BioCultural Institute 

Carmo Five Course Dinner Sheds Light on Important Environmental Connections

12:00 July 15, 2022
By: Jeanette McKellar

An Institute of Explorers Presents An Impactful Event

The BioCultural Institute's mission is to empower communities to take care of and connect with the natural wildlife surrounding them. They are particularly interested in exploring the biologic and geologic history of the great river basins around the world, in addition to examining how native flora, fauna, and indigenous cultures emerged in collaboration with the natural habitat of these great rivers. The BioCultural Institute also researches the impact of industrial globalism on these habitats.

On July 17 at 6 pm, The BioCultural Institue will present a five-course dinner that includes meals from three of the world's great river basins. The event will feature discourse concentrated on the interdependence of life on Earth and the river systems which connect oceans and lands. In addition, individuals will discuss how human cultures have developed reciprocally to the river system's connections. Amazon photography by Bruce "Sunpie" Barnes will be presented as part of the event's silent auction.

Impactful Presentations on Environmental Issues

The event will feature presentations by individuals of a BCI delegation that traveled to the Amazon, the world's river basin which makes up about 20% of all fresh water on Earth. Indigenous Juruna people who reside along the Xingu River, a sweeping clearwater river in the Amazonian basin, hosted BCI's delegation. The Xingu River is a vital ecosystem home to more than 600 species of fish, including several endemics. The construction of the Belo Monte dam is having destructive effects on the Xingu habitat and the Juruna's customs. A large portion of the land in the Xingu Basin has been clear-cut for pastures, transforming the vital rainforest into savannah and dramatically reducing the annual rainfall in the region. The proposed Volta Grande Mining Project, which aspires to be the largest open pit gold mine in Brazil, poses a further danger to the region.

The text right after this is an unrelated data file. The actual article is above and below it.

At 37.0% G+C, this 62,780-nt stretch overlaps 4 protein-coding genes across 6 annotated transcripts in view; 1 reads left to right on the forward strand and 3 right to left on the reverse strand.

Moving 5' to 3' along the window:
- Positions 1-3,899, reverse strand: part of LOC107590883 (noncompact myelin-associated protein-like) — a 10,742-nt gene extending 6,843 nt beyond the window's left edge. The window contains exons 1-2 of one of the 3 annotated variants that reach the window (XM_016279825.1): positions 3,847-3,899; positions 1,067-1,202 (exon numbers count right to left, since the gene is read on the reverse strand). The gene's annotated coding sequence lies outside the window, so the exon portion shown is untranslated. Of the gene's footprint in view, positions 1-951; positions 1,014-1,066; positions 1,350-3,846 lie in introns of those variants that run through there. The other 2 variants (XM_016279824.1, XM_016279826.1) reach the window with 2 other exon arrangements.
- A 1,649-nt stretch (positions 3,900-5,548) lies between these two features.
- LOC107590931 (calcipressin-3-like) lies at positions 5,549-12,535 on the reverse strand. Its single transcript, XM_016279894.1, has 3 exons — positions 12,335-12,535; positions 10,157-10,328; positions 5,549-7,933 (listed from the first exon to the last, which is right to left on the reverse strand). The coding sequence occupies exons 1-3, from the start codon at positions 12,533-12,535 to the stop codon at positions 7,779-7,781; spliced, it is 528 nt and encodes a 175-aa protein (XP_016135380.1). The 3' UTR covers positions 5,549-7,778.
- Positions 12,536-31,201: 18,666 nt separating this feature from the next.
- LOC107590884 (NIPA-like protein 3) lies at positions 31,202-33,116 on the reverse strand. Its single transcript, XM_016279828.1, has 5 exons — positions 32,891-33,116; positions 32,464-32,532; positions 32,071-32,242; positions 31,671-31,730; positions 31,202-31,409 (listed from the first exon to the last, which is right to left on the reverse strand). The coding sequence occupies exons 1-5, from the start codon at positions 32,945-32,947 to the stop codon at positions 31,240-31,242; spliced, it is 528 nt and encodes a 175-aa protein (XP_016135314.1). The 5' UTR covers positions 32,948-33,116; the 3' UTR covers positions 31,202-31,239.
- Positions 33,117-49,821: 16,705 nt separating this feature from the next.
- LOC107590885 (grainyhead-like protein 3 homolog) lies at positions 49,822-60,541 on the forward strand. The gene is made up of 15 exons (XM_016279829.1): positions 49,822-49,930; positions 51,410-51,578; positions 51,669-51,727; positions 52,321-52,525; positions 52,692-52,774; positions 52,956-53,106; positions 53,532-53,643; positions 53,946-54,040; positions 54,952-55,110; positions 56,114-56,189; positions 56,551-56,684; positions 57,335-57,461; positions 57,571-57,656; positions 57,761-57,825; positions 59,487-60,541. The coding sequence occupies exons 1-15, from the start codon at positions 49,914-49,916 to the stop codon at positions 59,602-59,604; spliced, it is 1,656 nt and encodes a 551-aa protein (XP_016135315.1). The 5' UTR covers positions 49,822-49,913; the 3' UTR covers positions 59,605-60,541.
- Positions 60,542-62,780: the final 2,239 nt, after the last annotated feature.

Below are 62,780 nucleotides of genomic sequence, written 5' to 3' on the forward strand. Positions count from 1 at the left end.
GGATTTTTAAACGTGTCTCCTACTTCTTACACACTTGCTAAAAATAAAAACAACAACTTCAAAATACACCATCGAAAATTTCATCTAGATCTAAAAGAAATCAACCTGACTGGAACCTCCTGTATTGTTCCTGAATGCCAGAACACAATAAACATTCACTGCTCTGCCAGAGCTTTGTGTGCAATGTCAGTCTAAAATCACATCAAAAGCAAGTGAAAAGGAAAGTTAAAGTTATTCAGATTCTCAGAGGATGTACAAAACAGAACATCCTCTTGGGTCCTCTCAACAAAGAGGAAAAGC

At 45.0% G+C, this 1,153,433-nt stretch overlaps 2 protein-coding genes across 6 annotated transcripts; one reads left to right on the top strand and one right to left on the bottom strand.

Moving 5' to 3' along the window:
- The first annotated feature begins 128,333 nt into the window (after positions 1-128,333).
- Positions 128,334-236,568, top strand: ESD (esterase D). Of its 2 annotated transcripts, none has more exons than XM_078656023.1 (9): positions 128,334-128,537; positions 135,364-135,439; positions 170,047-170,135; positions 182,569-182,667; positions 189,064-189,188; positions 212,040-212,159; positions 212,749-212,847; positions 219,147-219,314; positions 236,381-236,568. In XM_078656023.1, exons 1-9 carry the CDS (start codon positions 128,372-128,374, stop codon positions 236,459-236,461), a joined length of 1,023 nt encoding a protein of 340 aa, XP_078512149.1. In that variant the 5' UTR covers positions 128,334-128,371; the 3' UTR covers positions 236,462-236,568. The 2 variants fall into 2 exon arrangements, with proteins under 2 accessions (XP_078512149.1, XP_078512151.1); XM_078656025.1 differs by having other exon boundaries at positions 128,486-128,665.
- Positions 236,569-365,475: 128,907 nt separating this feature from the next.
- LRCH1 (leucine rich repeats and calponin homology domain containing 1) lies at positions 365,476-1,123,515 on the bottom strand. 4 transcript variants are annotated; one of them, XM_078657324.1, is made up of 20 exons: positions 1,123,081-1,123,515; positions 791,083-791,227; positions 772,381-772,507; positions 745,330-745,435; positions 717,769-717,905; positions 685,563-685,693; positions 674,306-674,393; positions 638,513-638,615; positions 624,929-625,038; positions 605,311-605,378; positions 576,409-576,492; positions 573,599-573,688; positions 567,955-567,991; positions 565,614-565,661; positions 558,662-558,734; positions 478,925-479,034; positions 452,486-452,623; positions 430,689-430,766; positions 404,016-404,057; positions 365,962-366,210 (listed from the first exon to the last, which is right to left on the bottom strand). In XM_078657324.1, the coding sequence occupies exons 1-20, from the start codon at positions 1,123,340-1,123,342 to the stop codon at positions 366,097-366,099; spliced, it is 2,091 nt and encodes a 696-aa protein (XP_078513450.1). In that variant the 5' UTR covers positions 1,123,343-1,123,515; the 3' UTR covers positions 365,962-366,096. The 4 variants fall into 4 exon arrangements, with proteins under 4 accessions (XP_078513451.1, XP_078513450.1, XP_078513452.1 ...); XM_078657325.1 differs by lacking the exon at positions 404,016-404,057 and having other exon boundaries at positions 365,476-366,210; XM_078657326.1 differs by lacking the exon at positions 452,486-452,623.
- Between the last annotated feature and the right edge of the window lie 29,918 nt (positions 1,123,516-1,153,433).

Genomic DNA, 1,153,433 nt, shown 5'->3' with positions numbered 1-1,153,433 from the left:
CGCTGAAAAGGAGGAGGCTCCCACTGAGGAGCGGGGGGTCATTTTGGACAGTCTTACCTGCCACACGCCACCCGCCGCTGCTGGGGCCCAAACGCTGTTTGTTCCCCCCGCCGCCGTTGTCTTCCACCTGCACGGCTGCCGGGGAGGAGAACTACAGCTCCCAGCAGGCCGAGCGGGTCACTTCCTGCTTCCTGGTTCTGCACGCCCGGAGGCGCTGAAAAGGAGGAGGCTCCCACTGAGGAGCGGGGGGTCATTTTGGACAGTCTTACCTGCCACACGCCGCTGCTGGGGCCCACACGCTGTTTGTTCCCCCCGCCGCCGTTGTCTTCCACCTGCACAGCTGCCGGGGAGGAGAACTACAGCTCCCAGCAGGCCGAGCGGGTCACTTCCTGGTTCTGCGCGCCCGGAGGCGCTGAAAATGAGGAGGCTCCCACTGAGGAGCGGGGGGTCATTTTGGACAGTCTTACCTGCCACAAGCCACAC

Photo Credit: BioCultural Institute

The dinner's proceeds will go towards helping the Juruna shed light on the danger posed to their native lands and customs by the aforementioned development projects. The BCI is assembling a "Rivers Connect the World" delegation, which will consist of individuals speaking for the Mississippi and Mekong Rivers alongside members of the Juruna. These individuals are passionate about sharing stories of how humans are connected by the world's great rivers.

Event Details

The event will take place at Carmo on 527 Julia Street, New Orleans, LA. Tickets can be purchased with this link: If you have any questions or want to request more information, contact Dana Honn at

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